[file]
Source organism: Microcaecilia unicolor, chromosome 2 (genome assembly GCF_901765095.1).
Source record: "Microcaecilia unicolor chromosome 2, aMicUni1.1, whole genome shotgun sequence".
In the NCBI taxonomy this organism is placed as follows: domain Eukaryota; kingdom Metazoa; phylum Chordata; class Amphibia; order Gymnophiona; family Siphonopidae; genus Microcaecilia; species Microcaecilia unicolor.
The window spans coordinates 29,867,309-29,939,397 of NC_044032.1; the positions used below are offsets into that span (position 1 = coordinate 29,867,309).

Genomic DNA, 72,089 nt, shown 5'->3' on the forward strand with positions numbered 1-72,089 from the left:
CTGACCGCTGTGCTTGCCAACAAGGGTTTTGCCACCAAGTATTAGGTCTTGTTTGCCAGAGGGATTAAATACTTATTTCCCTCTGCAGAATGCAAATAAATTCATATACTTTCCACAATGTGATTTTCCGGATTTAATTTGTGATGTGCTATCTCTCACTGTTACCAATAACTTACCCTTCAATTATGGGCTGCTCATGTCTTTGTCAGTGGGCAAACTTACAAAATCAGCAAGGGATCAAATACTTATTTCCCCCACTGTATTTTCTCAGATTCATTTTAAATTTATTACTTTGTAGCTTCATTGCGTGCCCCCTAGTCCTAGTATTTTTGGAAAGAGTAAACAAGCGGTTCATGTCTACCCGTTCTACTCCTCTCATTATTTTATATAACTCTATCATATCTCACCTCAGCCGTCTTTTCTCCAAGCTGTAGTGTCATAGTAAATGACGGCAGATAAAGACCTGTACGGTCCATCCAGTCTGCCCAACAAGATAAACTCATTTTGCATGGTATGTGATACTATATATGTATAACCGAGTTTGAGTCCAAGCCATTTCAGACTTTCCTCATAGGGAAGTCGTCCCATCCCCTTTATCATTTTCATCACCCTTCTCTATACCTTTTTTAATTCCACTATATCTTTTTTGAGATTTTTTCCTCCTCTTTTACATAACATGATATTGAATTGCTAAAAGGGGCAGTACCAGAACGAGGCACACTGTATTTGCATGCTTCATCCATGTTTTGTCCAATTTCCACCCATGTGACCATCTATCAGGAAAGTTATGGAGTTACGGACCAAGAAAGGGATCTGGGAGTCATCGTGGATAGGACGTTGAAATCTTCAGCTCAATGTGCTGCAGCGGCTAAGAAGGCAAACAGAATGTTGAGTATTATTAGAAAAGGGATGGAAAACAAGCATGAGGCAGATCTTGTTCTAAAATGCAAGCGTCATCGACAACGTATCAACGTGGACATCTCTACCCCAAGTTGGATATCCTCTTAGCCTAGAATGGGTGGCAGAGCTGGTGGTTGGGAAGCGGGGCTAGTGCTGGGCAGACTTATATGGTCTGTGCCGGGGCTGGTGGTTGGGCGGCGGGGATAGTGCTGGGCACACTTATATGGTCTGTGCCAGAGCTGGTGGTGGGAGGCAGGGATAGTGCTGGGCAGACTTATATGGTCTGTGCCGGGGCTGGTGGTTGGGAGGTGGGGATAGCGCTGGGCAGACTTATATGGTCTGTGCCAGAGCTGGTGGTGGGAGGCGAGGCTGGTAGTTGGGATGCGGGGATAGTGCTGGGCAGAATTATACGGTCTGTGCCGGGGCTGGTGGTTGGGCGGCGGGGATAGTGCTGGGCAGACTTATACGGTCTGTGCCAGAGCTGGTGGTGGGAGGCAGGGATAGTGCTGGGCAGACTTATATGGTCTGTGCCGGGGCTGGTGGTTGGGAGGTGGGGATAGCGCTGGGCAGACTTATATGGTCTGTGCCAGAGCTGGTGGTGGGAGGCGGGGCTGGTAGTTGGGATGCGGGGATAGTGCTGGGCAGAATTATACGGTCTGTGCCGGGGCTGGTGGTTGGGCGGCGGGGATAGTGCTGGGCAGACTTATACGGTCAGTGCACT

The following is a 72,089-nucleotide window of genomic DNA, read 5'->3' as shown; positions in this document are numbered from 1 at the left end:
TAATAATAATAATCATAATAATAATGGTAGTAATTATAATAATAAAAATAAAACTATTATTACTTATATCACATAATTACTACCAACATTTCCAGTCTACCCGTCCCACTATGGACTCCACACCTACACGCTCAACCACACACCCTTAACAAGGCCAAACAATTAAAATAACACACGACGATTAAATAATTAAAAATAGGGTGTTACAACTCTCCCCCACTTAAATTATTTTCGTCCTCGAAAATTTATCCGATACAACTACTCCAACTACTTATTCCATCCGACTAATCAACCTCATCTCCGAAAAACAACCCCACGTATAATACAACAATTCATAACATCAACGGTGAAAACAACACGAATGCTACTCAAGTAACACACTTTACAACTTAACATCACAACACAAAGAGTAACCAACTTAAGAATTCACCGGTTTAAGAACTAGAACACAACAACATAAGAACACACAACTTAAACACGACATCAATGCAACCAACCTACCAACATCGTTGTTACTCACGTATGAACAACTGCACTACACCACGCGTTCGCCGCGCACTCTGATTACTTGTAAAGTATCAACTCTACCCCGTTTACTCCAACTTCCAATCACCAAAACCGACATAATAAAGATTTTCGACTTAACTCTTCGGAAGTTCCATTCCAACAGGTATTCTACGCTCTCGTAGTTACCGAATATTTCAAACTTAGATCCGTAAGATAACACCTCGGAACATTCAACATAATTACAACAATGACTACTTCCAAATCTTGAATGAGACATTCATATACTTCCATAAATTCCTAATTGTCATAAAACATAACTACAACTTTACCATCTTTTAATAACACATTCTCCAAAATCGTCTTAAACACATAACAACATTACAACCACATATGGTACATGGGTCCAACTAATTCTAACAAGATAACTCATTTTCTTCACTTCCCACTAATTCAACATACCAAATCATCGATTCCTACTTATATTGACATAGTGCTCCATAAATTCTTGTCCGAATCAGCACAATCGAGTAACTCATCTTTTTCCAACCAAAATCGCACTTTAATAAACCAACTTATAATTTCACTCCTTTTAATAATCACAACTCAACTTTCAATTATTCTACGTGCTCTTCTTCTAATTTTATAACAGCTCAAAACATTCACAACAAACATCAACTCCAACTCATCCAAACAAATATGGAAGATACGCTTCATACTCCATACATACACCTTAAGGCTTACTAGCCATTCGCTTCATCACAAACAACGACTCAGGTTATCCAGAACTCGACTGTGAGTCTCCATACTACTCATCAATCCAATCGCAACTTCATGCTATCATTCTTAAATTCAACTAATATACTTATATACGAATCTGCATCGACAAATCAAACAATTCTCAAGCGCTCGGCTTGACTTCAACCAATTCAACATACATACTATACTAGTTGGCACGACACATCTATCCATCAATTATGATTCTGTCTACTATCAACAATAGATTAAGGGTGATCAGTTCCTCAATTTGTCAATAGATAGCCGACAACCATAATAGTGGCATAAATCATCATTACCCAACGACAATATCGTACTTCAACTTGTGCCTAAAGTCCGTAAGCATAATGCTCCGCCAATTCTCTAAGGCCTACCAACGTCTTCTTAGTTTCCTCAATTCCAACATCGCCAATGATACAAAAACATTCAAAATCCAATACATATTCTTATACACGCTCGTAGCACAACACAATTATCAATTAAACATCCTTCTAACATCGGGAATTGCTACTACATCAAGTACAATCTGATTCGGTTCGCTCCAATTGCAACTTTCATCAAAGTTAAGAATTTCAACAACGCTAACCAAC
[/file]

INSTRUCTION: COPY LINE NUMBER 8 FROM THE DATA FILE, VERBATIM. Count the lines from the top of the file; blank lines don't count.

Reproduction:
TAATAATAATAATCATAATAATAATGGTAGTAATTATAATAATAAAAATAAAACTATTATTACTTATATCACATAATTACTACCAACATTTCCAGTCTACCCGTCCCACTATGGACTCCACACCTACACGCTCAACCACACACCCTTAACAAGGCCAAACAATTAAAATAACACACGACGATTAAATAATTAAAAATAGGGTGTTACAACTCTCCCCCACTTAAATTATTTTCGTCCTCGAAAATTTATCCGATACAACTACTCCAACTACTTATTCCATCCGACTAATCAACCTCATCTCCGAAAAACAACCCCACGTATAATACAACAATTCATAACATCAACGGTGAAAACAACACGAATGCTACTCAAGTAACACACTTTACAACTTAACATCACAACACAAAGAGTAACCAACTTAAGAATTCACCGGTTTAAGAACTAGAACACAACAACATAAGAACACACAACTTAAACACGACATCAATGCAACCAACCTACCAACATCGTTGTTACTCACGTATGAACAACTGCACTACACCACGCGTTCGCCGCGCACTCTGATTACTTGTAAAGTATCAACTCTACCCCGTTTACTCCAACTTCCAATCACCAAAACCGACATAATAAAGATTTTCGACTTAACTCTTCGGAAGTTCCATTCCAACAGGTATTCTACGCTCTCGTAGTTACCGAATATTTCAAACTTAGATCCGTAAGATAACACCTCGGAACATTCAACATAATTACAACAATGACTACTTCCAAATCTTGAATGAGACATTCATATACTTCCATAAATTCCTAATTGTCATAAAACATAACTACAACTTTACCATCTTTTAATAACACATTCTCCAAAATCGTCTTAAACACATAACAACATTACAACCACATATGGTACATGGGTCCAACTAATTCTAACAAGATAACTCATTTTCTTCACTTCCCACTAATTCAACATACCAAATCATCGATTCCTACTTATATTGACATAGTGCTCCATAAATTCTTGTCCGAATCAGCACAATCGAGTAACTCATCTTTTTCCAACCAAAATCGCACTTTAATAAACCAACTTATAATTTCACTCCTTTTAATAATCACAACTCAACTTTCAATTATTCTACGTGCTCTTCTTCTAATTTTATAACAGCTCAAAACATTCACAACAAACATCAACTCCAACTCATCCAAACAAATATGGAAGATACGCTTCATACTCCATACATACACCTTAAGGCTTACTAGCCATTCGCTTCATCACAAACAACGACTCAGGTTATCCAGAACTCGACTGTGAGTCTCCATACTACTCATCAATCCAATCGCAACTTCATGCTATCATTCTTAAATTCAACTAATATACTTATATACGAATCTGCATCGACAAATCAAACAATTCTCAAGCGCTCGGCTTGACTTCAACCAATTCAACATACATACTATACTAGTTGGCACGACACATCTATCCATCAATTATGATTCTGTCTACTATCAACAATAGATTAAGGGTGATCAGTTCCTCAATTTGTCAATAGATAGCCGACAACCATAATAGTGGCATAAATCATCATTACCCAACGACAATATCGTACTTCAACTTGTGCCTAAAGTCCGTAAGCATAATGCTCCGCCAATTCTCTAAGGCCTACCAACGTCTTCTTAGTTTCCTCAATTCCAACATCGCCAATGATACAAAAACATTCAAAATCCAATACATATTCTTATACACGCTCGTAGCACAACACAATTATCAATTAAACATCCTTCTAACATCGGGAATTGCTACTACATCAAGTACAATCTGATTCGGTTCGCTCCAATTGCAACTTTCATCAAAGTTAAGAATTTCAACAACGCTAACCAAC